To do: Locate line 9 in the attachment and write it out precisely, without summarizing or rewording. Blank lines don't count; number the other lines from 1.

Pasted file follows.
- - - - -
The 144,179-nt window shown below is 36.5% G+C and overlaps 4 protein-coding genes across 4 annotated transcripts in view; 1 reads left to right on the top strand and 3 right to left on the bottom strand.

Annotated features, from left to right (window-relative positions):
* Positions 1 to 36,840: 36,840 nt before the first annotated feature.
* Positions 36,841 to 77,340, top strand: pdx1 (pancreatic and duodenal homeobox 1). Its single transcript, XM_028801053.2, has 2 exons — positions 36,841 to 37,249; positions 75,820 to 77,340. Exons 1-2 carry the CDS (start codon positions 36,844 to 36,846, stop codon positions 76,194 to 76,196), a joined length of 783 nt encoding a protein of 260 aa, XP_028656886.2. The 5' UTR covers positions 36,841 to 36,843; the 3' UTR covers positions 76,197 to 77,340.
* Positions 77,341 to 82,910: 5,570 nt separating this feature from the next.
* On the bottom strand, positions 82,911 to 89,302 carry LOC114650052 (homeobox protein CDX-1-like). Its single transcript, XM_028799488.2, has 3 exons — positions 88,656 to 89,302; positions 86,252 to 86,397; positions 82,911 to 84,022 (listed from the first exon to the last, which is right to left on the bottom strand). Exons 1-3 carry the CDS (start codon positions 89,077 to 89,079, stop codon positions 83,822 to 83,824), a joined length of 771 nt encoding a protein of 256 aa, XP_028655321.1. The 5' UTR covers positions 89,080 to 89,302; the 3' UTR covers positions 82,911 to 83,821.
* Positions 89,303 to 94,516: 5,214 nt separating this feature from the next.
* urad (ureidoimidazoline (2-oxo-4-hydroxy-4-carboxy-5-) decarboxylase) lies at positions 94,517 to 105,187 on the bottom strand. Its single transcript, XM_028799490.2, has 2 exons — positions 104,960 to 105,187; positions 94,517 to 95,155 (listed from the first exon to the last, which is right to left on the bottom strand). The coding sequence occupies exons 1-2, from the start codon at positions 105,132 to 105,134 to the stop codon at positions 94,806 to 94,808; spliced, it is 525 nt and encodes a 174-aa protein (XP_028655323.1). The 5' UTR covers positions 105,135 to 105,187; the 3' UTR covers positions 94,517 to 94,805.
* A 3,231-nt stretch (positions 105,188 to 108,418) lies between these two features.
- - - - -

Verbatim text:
* A 3,231-nt stretch (positions 105,188 to 108,418) lies between these two features.